How not to measure identity fraud

Identity fraud has claimed 4 million victims in the UK, or 7 per cent of the population, according to a survey carried out for National Identity Fraud Prevention Week – which falls this week.

The finding came from a survey of 2,002 people commissioned by Fellowes and carried out by Dynamic Markets Ltd, a market research company based in Abergavenny. Fellowes make shredders, so they have an interest in persuading people that merely throwing away letters or bills isn’t good practice. They collaborated with several Government departments and public bodies in backing the week, including the Home Office, the National Fraud Authority, the Metropolitan and City of London Police, e-crime Scotland and the Royal Mail.

Surveys are a poor way of measuring the impact of crimes that are suffered by a minority of the population. Large losses incurred by a few people as a result of fraud can produce a misleading impression, producing a high “average loss” figure and greatly exaggerating the total amount lost. This is fully explained in an earlier post, but once again the problem seems to have been ignored by the bodies responsible for this press release.

So let’s examine it step by step. The survey was in people over 18, of whom 7 per cent said they had ever suffered identity fraud. This is translated into “over four million” – the correct figure would be about 3.3 million, since there are 47 million people over 18 in the UK. Somebody has used the total population to gross up the percentage, not the population over 18.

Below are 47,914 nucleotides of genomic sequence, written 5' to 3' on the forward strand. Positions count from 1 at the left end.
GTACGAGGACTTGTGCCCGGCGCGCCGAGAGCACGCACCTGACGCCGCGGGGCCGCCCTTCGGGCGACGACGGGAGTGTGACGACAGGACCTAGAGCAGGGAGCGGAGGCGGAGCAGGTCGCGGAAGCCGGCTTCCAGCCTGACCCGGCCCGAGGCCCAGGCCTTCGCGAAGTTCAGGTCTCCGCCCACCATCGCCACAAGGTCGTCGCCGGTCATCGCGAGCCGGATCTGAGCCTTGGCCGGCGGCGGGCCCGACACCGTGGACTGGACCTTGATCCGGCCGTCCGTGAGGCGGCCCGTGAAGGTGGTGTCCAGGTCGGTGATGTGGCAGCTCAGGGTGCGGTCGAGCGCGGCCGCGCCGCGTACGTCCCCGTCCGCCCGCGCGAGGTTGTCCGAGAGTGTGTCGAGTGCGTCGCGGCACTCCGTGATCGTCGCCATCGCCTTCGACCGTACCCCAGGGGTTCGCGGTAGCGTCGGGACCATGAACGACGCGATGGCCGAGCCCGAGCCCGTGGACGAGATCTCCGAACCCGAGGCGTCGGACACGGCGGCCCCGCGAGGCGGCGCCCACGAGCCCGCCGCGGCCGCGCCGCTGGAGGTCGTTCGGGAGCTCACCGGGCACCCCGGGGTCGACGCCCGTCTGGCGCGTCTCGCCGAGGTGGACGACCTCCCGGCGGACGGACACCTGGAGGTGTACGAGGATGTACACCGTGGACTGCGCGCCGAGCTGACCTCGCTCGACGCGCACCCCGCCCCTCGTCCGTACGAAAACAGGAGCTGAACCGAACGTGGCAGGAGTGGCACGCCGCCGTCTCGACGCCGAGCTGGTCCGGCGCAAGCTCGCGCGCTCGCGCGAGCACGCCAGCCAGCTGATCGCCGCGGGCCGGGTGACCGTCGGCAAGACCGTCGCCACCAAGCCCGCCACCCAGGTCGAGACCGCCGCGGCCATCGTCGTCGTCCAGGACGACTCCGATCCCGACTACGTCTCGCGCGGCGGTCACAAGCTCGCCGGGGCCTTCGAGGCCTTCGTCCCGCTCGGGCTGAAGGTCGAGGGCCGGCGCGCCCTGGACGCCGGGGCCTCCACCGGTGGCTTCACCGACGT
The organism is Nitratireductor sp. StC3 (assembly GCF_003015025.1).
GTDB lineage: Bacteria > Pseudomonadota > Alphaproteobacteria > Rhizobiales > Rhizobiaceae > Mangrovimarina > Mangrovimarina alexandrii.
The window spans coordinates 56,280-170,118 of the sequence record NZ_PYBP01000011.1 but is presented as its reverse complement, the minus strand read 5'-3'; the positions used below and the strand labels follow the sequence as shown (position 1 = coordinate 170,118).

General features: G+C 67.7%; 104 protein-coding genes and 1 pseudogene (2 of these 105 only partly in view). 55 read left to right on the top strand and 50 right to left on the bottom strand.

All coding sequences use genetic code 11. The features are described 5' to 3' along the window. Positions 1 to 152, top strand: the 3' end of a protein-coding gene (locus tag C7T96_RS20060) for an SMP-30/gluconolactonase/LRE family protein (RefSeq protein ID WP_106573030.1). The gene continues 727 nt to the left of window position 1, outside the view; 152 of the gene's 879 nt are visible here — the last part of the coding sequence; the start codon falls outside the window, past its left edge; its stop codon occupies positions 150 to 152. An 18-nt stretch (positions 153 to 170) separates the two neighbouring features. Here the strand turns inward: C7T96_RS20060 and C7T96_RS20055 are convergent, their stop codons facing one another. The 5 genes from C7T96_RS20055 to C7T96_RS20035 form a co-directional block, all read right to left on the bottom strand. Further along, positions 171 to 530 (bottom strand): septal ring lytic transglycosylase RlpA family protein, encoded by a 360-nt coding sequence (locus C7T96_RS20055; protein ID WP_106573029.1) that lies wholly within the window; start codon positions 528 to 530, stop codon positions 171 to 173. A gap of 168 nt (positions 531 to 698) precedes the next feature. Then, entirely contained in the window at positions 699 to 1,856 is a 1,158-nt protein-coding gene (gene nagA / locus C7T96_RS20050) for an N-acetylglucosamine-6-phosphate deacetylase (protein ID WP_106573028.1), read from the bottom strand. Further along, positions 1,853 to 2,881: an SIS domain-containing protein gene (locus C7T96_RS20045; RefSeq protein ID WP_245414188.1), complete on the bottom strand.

It says that among those who complained of identity fraud, the average loss was £1,190. Let’s suppose that 7 per cent of the sample really had suffered identity fraud, though it seems rather high. (A very large survey in the US in 2008, with 56,000 respondents, found a figure of up to 5 per cent.) The 7 per cent figure means that of the 2,002 questioned, there were 140 victims.

The total losses recorded must therefore be £1,190 x 140, that is £166,600. If 18 victims had lost £9,000 each (the highest individual loss figure cited in the press release), it would account for almost all the losses recorded. In that case the average would be based on just 18 respondents, some of whom may have been exaggerating or lying. And, of course, if some claimed to have lost more than £9,000, then the actual number of victims would have been even smaller.  

Losses from identity fraud follow a skewed distribution, with a few large losers and the great majority unaffected. When a distribution is skewed, there is a large difference between the mean and median loss. The press release did not cite a median, but in response to a query the PR agency kindly supplied it - £400.

So the mean is almost three times greater than the median, which means that the distribution is very skewed indeed – nearly as skewed as the distribution of wealth in the US, where the top 1 per cent control about a third of the wealth.

Most of the losses in this survey must be concentrated in very few respondents. This is problematical, for two reasons. First, response bias makes it more likely that those who have suffered losses will respond to the survey than those who haven’t; and secondly, because the effect of a few respondents exaggerating or lying could be disproportionately large. Nor is there any chance that these misrepresentations will cancel each other out, because nobody can claim to have lost a negative amount.

If this survey were to be repeated a dozen times, it would almost certainly produce a dozen different answers, varying by a factor of two or more between highest and lowest average loss. No confidence intervals are quoted.

The UK’s Fraud Prevention Service recorded 102,000 cases of identity fraud last year, and 440,000 in the past five years.  That’s plenty, but at that rate it would have taken nearly 40 years for 3.3 million people to have suffered from the experience.  

So while we should be careful to protect our identities – and certainly shouldn’t  follow the example of Oliver Letwin and chuck old letters into a public bin -  we shouldn’t necessarily believe everything we read about identity fraud.